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Cancer Groups Urge More Regulation of E-Cigarettes

Say too little is known about potential health hazards of 'vaping' devices

Please note: This article was published more than one year ago. The facts and conclusions presented may have since changed and may no longer be accurate. And "More information" links may no longer work. Questions about personal health should always be referred to a physician or other health care professional.

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THURSDAY, Jan. 8, 2015 (HealthDay News) -- The potential health hazards of e-cigarettes remain unclear, and more regulation on their use is needed, say two groups representing cancer researchers and specialists.

The American Association for Cancer Research (AACR) and the American Society of Clinical Oncology (ASCO) together issued a list of recommendations on Thursday aimed at bringing e-cigarette regulations more in line with those of traditional cigarettes.

In a news release, the two groups pointed out that e-cigarettes, which are not smoked but deliver nicotine in a aerosolized form, are not yet regulated by the U.S. Food and Drug Administration. They called on the FDA to regulate all types of e-cigarette products that also meet the standard definition of tobacco products.

Those that do not meet that standard should be regulated by whichever means the FDA feels appropriate, the cancer groups added.

Among other recommendations is a call for e-cigarette manufacturers to provide the FDA with a full and detailed list of their products' ingredients; a call for warning labels on all e-cigarette packaging and ads to advise consumers about the perils of nicotine addiction; and a ban on all marketing and selling of e-cigarettes to minors.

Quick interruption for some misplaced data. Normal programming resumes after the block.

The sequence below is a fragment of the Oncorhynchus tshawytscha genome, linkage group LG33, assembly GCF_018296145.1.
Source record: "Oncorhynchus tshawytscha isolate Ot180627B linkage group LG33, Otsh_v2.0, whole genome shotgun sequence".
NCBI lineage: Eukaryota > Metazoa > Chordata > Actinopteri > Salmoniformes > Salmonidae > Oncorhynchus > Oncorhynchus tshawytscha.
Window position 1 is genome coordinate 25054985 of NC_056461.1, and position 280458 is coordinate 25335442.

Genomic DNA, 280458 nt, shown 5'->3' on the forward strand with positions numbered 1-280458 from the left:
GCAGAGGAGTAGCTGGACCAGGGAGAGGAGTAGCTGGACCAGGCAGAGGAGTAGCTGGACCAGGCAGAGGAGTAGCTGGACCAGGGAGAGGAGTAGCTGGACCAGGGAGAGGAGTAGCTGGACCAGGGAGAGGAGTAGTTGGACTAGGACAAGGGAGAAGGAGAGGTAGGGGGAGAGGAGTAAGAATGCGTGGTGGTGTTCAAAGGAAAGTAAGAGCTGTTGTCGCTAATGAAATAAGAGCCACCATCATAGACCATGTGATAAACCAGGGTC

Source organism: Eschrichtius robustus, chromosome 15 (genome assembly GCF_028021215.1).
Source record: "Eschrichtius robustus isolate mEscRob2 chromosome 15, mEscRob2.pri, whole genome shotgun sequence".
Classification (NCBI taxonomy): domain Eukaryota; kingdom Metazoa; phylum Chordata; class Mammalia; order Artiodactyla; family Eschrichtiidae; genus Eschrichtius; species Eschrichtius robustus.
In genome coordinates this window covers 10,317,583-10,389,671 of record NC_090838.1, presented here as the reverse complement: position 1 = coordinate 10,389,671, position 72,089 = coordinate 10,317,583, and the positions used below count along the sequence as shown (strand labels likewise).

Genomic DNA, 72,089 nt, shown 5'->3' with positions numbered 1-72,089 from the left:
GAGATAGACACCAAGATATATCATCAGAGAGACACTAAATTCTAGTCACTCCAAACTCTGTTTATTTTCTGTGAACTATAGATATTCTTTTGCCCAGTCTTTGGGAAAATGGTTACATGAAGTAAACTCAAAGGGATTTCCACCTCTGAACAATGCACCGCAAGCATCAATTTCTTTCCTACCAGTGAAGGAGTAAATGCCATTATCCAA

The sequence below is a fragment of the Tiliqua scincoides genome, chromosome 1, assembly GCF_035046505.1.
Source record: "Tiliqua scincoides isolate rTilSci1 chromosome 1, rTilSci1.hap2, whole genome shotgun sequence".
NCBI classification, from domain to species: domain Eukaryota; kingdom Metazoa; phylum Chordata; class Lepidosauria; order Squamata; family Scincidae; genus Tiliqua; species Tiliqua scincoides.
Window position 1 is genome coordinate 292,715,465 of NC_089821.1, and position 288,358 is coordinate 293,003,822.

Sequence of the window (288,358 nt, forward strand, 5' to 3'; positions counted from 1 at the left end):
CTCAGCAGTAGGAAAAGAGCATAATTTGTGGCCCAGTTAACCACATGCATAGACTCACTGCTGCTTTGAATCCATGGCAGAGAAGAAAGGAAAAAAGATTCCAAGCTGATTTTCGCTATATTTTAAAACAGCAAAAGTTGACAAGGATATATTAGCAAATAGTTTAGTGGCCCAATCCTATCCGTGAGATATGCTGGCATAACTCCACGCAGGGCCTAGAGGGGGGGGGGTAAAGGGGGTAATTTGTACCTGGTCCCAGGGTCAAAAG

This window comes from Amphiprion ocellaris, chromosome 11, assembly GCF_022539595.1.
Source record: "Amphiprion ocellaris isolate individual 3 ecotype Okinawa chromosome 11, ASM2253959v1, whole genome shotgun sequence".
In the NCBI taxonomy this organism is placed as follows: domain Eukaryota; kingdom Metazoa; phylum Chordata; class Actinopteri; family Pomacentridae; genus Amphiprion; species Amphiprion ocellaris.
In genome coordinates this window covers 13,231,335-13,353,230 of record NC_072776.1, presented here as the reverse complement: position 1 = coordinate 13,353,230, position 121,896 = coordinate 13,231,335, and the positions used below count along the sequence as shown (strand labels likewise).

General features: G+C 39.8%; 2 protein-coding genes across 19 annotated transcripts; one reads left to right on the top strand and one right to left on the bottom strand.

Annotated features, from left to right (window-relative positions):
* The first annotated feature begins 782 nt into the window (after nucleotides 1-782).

Containers for the liquid nicotine used for e-cigarettes should also have childproof caps, to reduce the chances of accidental poisoning of children, the groups said.

ASCO and AACR further urged that some of the tax monies levied on both traditional and e-cigarette products be used for research into whether or not e-cigarettes have any real value as a smoking-cessation tool, or contain any health hazards.

"We are concerned that e-cigarettes may encourage nonsmokers, particularly children, to start smoking and develop nicotine addiction," ASCO President Dr. Peter Paul Yu explained in a news release. "While e-cigarettes may reduce smoking rates and attendant adverse health risks, we will not know for sure until these products are researched and regulated."

ASCO and AACR aren't the first organizations of health professionals to come out for more regulation of e-cigarettes. In 2014, three leading medical groups -- the American Medical Association, the American Heart Association and the World Health Organization -- all advocated for more restrictions on "vaping" devices.

The recommendations are being simultaneously published Jan. 8 in ASCO's Journal of Clinical Oncology and the AACR journal Clinical Cancer Research.

More information

For more on e-cigarettes, head to the U.S. National Institute on Drug Abuse.

SOURCE: Jan. 8, 2015, joint statement, American Association for Cancer Research and American Society of Clinical Oncology


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